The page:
Tickets are $12; exhibit runs through September 22. Learn more about “The Warmth of Other Suns” at www.phillipscollection.org.
The Phillips Collection: 1600 21st St. NW, DC; www.phillipscollection.org
Julia Kwon’s “More Than A Body”
“More Than A Body,” at the Torpedo Factory through August 4, represents Asian femininity within modern society. Enduring objectifications as a Korean woman, local artist Julia Kwon uses the art of textiles to address and open the conversation of cultural propriety within the United States. Her use of authentic Korean materials pays homage to her culture and allows her to focus on influences such as globalism and totalitarianism. Chosen from nearly 130 artists, Kwon’s exhibit highlights the fusion of authenticity and appropriations. Panelists Sandy Guttman, Michael Matason and Terrence Nicholson played a huge role in putting this powerful exhibit together. Before visiting, we caught up with Kwon to learn more about her experience creating this exhibit.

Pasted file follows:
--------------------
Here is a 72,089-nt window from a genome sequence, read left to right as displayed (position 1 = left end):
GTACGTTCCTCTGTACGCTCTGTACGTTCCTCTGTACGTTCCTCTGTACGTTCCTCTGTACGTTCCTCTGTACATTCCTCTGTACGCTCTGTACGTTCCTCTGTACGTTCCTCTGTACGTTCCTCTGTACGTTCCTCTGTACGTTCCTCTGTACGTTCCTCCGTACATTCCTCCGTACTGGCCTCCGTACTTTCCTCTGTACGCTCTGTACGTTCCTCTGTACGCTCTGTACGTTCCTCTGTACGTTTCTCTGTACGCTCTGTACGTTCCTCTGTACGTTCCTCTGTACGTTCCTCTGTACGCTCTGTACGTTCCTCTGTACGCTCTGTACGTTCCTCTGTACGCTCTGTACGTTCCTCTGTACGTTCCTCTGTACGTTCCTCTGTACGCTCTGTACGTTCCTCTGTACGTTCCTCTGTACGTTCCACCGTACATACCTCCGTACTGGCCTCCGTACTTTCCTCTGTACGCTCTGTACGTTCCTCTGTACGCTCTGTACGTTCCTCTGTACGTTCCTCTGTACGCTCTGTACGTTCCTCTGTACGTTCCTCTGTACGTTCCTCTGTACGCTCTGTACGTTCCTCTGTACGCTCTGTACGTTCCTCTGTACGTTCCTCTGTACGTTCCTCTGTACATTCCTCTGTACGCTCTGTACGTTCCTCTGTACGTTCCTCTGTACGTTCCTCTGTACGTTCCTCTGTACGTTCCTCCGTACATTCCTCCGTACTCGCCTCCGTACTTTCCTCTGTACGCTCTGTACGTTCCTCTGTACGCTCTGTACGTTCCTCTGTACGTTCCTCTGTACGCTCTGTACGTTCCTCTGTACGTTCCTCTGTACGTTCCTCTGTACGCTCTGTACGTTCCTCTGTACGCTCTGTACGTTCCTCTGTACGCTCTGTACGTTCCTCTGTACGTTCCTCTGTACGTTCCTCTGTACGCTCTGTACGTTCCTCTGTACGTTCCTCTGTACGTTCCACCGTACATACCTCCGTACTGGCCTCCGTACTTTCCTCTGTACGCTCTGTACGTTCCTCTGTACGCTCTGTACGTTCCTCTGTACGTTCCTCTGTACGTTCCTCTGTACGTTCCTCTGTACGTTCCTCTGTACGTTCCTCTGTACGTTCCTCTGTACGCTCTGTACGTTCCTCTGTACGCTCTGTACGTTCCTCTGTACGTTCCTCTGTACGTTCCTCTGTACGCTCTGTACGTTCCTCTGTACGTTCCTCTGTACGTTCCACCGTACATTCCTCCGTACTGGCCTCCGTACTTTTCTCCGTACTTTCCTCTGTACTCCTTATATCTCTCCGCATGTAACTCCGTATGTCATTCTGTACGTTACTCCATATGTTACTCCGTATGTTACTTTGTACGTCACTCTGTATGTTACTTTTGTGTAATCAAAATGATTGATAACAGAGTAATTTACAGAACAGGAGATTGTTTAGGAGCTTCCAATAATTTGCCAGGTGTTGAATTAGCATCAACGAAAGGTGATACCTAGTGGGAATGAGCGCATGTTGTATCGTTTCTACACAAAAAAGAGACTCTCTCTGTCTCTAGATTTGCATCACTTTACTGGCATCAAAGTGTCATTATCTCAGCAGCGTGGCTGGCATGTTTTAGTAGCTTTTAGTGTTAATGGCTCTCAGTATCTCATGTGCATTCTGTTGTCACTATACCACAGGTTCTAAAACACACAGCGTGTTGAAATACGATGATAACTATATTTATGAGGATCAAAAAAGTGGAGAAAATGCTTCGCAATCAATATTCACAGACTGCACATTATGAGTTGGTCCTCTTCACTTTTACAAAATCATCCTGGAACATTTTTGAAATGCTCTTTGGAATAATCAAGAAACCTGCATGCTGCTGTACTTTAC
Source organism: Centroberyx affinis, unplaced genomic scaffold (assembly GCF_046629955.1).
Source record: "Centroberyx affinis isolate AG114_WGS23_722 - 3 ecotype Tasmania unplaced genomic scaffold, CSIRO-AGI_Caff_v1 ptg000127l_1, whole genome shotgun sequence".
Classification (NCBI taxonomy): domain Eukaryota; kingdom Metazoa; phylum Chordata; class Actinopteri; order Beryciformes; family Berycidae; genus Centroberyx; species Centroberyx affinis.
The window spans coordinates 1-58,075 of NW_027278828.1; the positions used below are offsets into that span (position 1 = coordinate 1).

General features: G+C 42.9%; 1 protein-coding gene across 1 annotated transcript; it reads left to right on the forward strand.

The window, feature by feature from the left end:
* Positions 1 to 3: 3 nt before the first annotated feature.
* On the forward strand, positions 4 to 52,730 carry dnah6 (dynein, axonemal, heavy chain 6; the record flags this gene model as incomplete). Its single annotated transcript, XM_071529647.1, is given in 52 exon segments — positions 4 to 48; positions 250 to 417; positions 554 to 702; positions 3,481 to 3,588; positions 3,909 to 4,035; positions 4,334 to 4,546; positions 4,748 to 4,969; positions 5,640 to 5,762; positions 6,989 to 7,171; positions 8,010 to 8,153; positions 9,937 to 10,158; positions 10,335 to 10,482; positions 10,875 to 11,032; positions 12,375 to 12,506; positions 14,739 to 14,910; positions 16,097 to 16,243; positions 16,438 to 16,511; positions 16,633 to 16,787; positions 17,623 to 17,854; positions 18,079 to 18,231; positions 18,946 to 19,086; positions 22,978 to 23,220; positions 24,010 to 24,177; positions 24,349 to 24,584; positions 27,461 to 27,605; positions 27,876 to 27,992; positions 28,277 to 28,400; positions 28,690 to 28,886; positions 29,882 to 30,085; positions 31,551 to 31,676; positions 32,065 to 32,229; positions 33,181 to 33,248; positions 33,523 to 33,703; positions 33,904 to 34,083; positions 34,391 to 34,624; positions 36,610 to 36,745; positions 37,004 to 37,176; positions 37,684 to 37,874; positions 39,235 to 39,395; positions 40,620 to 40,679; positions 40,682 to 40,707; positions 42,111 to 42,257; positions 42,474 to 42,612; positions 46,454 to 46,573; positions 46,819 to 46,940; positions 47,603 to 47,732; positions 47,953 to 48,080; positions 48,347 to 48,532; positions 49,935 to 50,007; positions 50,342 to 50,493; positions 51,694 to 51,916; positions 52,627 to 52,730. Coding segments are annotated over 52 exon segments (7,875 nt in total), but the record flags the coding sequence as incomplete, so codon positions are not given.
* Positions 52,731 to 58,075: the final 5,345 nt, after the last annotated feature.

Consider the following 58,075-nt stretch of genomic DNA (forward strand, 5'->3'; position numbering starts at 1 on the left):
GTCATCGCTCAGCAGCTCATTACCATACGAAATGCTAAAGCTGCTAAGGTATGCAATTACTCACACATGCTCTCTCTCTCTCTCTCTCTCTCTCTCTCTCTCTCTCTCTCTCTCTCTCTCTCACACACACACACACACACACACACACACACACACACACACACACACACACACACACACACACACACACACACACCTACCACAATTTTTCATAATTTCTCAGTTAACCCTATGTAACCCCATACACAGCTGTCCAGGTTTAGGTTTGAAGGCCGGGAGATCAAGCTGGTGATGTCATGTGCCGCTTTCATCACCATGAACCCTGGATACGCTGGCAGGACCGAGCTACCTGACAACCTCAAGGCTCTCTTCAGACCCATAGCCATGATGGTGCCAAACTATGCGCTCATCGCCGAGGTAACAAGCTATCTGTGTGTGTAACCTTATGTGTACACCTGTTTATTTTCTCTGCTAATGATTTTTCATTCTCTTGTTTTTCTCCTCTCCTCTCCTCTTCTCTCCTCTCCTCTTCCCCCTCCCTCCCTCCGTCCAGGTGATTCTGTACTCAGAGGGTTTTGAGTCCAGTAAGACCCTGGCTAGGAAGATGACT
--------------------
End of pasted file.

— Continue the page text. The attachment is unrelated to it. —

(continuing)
On Tap: How has your background influenced your work?
Julia Kwon: I decided to study art seriously and make sense of the world through creating art. My work is directly influenced by the society that I live in. I discuss my experiences of being seen differently in the U.S. based on my gender and ethnicity. I also reference current sociopolitical events through the inclusion of contemporary logos to challenge the expectation of cultural purity.
OT: What inspires you as an artist?
JK: Artmaking is the struggle to better understand myself, the world I live in, and what it means to live fully and justly. I am continuing to challenge myself to think of more effective ways to expose the problematic constructions of Asian femininity within the U.S. context.